Student Life in Australia, what to expect on your everyday routine

Living in Australia is an experience like no other, from a new environment, a new continent, to meeting new people and friends and experiencing a journey that you never thought you would, so here is what you can mostly expect on your everyday journey doing everyday things:


Australia is also known for shopping and buying great items.  The hours of the malls usually run from 9:00am to 5:00pm seven days a week, with late night shopping until 9:00pm on Thursday and Fridays, so enjoy those days and go out late to shop once your school work is done.  Some supermarkets open 24 hours a day, seven days a week, which is great if you ever just need to go grab something for dinner or you forgot an item.  However, keep in mind most large chain supermarkets, like Coles and Woolworths, are open until about 10pm every day, still giving you enough time to go get anything you need.


There are many banking institutions which mean many options.  Normal hours are from 9:30am to 4:00pm Monday to Thursday and 9:30am to 5:00 pm on Fridays.  Some banks are open on Saturday mornings, but all are closed on Sunday and public holidays.  Automatic teller machines (ATMs) are ready fro withdrawals 24 hours a day.

Most stores and supermarkets have Electronic Funds Transfer at point of Sales (EFTPOS) terminals where you can pay for your good directly from your bank account, so as long as you have the money in your bank account to cover what you are buying just use the EFTPOS to purchase your items and you can even make withdrawals.  This is another reason why is not so important to carry large amounts of cash with you on hand, you can visit any EFTPOS and quickly withdraw money and pay for items.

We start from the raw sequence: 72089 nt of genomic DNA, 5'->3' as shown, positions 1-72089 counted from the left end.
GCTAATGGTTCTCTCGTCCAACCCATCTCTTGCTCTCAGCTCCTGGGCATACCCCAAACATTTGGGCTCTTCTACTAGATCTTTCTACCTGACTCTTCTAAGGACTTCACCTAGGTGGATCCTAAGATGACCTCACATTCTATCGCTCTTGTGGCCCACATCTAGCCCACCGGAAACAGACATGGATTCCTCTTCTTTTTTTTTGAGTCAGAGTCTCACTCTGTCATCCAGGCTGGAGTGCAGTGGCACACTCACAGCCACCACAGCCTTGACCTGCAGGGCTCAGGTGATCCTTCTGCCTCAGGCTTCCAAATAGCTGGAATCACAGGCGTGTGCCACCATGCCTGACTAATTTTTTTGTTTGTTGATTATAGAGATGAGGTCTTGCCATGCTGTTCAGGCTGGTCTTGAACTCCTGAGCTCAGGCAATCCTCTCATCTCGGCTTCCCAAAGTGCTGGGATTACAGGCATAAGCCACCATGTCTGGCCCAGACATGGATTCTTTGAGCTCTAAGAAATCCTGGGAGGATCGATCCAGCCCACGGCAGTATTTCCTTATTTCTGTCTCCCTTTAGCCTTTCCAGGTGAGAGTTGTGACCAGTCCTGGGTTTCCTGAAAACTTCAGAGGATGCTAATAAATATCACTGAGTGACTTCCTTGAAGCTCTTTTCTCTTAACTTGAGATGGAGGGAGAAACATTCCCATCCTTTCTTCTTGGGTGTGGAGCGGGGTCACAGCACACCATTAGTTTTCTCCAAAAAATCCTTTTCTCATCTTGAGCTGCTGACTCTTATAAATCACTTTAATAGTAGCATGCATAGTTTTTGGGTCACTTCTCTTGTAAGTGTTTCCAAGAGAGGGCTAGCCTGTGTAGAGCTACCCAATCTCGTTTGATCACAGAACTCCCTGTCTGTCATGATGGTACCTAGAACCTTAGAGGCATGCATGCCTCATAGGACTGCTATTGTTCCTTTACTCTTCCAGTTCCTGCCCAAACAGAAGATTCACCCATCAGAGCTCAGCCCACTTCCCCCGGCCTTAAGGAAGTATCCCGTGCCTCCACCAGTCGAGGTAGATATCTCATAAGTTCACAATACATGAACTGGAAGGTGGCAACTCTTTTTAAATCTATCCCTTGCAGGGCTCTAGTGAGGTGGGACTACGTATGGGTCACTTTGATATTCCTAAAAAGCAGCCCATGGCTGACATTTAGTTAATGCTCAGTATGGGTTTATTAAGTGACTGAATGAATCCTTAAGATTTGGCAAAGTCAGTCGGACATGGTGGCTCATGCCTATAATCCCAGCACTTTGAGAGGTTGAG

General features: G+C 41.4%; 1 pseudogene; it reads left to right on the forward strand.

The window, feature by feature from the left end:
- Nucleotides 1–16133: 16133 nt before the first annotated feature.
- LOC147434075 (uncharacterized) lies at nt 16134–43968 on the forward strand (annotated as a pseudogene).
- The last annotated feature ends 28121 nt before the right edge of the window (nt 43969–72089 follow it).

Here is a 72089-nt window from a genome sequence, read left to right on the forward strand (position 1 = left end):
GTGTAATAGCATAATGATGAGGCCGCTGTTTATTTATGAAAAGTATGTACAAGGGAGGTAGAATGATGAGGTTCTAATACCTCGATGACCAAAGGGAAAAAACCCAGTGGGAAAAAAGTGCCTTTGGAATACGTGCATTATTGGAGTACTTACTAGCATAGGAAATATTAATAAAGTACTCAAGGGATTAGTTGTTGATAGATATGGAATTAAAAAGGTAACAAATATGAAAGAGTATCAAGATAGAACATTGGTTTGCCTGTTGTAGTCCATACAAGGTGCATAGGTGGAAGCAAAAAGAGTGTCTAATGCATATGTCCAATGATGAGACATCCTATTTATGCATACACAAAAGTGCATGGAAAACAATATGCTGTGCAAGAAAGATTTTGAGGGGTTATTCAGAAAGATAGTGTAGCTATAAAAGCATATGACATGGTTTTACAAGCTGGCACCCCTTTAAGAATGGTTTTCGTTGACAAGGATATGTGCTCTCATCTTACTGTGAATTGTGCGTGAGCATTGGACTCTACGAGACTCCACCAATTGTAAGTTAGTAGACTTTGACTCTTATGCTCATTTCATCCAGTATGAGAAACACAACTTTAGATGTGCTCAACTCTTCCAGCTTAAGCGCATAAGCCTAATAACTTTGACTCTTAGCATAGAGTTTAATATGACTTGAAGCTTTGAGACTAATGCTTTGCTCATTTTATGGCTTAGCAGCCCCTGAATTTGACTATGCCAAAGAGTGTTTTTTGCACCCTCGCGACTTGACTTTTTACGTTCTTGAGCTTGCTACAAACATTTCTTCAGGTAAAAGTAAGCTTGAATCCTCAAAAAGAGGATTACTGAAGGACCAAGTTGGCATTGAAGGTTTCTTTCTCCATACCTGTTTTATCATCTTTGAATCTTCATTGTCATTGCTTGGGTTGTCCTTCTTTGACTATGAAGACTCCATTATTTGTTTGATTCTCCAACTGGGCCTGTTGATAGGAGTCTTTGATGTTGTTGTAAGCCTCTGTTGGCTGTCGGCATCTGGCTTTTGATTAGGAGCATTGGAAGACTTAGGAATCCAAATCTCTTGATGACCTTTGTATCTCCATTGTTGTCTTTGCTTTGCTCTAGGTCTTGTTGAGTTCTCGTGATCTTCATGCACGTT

Australia’s four major banks with branches are the Commonwealth Bank, ANZ, Westpac and National Australia Bank (NAB).  There are plenty of smaller banks too are just as good.  You can search for more banks at

Postal services

Want to send something to someone and make sure they get it? Postal services are provided by Australia Post and mail delivery; services are from Monday to Friday.  For larger packages, a card will be left in your letter box for you to take to your post office to pick up the item.  The postal service is reliable, you can count on them to deliver your package or making sure you receive yours, they are efficient with next day delivery, within the same city too!  Most post offices are open from 9am to 5pm Monday to Friday.  They also sell stationery, post bags, phone cards and stamps; you can pay some bills here too, like electricity and telephone.


In Australia local calls can cost about 30cents and are not timed, so for 30 cents you talk all you please.  Interstate and international calls costs vary depending on your service provider.  If you have broadband access at home, if can be cheaper to set up a VOIP (Voice over Internet Protocol) plan for your calls.

Public telephones are available an accept coins and pre-paid phone calls.  Cell phones are also very popular and are available from a variety of service provider.  You can purchase a pre-paid phone or a post-paid phone (contract phone service).